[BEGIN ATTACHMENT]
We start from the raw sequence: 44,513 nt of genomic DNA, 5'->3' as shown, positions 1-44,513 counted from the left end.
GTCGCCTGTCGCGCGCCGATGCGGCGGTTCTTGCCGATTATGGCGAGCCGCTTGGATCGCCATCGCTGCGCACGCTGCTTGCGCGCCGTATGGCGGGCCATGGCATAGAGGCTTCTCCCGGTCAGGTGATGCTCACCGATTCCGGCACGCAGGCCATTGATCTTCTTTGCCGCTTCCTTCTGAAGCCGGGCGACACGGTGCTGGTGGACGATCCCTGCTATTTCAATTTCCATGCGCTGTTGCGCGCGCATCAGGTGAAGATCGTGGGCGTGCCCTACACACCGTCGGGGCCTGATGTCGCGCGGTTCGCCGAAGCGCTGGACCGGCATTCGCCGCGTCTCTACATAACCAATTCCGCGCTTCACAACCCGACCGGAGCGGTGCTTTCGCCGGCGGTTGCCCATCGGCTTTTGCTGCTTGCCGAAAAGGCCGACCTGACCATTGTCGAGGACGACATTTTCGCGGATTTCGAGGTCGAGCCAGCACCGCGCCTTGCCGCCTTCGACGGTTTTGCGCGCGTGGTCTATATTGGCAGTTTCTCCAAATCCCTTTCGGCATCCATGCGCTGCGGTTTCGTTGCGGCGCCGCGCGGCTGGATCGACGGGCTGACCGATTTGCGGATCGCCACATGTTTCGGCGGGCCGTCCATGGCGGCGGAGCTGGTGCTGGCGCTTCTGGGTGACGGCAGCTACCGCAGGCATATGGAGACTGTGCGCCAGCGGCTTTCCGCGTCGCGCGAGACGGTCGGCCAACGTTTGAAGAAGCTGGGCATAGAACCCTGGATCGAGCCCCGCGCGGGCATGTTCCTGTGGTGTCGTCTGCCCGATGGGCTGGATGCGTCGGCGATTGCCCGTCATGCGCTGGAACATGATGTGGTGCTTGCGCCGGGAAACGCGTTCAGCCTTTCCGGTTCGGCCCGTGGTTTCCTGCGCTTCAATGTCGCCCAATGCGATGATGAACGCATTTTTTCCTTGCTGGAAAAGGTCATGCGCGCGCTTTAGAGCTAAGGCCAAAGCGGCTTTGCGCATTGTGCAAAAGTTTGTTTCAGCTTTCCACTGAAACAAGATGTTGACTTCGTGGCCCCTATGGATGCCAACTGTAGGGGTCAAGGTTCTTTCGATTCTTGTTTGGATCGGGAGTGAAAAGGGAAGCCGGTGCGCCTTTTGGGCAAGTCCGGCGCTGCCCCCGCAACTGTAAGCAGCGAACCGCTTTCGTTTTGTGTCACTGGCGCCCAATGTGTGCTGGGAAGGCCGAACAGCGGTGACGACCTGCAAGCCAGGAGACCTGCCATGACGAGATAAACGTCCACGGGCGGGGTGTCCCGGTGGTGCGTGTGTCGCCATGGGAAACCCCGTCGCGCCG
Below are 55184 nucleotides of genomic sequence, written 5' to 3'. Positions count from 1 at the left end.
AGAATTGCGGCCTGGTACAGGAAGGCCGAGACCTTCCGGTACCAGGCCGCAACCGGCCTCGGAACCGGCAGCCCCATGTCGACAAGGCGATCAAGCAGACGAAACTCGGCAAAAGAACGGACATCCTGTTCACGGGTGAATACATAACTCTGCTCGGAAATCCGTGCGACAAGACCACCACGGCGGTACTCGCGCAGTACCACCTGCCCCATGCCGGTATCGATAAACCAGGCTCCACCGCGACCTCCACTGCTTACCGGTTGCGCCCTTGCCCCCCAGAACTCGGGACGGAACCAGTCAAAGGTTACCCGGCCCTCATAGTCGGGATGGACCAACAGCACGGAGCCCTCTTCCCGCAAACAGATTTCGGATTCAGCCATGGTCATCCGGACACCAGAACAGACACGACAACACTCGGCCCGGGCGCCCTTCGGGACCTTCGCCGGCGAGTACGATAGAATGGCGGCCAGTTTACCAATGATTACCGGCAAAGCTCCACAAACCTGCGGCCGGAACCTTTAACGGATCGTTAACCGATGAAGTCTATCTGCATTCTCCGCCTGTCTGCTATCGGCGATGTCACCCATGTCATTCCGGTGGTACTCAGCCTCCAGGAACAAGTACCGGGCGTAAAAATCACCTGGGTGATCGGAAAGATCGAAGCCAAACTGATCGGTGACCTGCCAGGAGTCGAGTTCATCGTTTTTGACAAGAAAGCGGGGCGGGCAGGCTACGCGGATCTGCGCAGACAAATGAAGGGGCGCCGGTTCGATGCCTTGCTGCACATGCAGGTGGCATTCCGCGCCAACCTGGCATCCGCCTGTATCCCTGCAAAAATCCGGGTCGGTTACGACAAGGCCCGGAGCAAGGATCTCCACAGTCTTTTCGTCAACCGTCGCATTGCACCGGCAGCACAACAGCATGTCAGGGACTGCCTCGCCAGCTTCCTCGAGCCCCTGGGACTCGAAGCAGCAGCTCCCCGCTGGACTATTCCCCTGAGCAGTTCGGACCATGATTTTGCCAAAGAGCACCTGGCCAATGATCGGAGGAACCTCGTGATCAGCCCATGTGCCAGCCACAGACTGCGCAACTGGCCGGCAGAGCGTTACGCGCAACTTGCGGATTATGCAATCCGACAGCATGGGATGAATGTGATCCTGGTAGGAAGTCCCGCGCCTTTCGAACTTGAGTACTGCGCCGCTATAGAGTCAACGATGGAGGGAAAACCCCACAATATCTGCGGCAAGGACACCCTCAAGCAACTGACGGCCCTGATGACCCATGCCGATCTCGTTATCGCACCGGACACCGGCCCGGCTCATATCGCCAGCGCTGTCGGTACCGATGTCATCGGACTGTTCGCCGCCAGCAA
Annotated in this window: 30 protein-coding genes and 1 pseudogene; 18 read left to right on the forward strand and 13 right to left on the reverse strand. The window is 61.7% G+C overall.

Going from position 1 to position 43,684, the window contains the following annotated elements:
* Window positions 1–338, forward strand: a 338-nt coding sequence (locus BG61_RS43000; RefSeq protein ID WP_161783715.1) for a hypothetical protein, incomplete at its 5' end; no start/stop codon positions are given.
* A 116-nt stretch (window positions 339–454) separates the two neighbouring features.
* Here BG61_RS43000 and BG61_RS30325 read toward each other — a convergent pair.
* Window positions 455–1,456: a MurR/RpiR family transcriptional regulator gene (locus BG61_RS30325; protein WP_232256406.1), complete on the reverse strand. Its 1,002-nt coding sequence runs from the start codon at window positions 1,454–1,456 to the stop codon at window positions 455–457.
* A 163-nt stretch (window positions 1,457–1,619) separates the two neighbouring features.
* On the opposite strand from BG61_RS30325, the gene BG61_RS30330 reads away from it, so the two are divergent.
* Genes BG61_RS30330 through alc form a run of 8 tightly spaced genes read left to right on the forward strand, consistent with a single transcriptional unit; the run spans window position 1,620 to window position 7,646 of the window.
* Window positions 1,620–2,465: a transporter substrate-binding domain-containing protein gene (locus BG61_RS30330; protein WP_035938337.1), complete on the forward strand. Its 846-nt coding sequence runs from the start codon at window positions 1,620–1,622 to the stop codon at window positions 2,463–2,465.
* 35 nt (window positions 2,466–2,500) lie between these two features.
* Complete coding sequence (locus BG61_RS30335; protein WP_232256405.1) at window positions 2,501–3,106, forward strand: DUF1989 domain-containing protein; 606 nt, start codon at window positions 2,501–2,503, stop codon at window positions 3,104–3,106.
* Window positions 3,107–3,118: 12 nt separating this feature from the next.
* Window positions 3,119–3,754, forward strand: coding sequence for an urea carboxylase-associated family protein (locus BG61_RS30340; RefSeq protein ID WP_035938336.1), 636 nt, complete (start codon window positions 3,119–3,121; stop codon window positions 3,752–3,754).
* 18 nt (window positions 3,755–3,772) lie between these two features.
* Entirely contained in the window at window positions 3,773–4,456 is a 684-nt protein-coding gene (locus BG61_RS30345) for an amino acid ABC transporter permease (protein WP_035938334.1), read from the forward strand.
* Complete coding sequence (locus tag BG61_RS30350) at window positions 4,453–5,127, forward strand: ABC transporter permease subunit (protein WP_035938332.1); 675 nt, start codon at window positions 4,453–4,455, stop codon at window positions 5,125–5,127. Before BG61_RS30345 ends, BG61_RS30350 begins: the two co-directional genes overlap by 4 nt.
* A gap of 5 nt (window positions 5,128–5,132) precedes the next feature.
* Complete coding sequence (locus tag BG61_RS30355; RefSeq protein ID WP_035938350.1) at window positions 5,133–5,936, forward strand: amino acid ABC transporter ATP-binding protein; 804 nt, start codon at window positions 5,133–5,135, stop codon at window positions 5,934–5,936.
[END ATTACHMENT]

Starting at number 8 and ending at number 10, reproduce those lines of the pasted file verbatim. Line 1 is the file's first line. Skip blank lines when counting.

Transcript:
* A 116-nt stretch (window positions 339–454) separates the two neighbouring features.
* Here BG61_RS43000 and BG61_RS30325 read toward each other — a convergent pair.
* Window positions 455–1,456: a MurR/RpiR family transcriptional regulator gene (locus BG61_RS30325; protein WP_232256406.1), complete on the reverse strand. Its 1,002-nt coding sequence runs from the start codon at window positions 1,454–1,456 to the stop codon at window positions 455–457.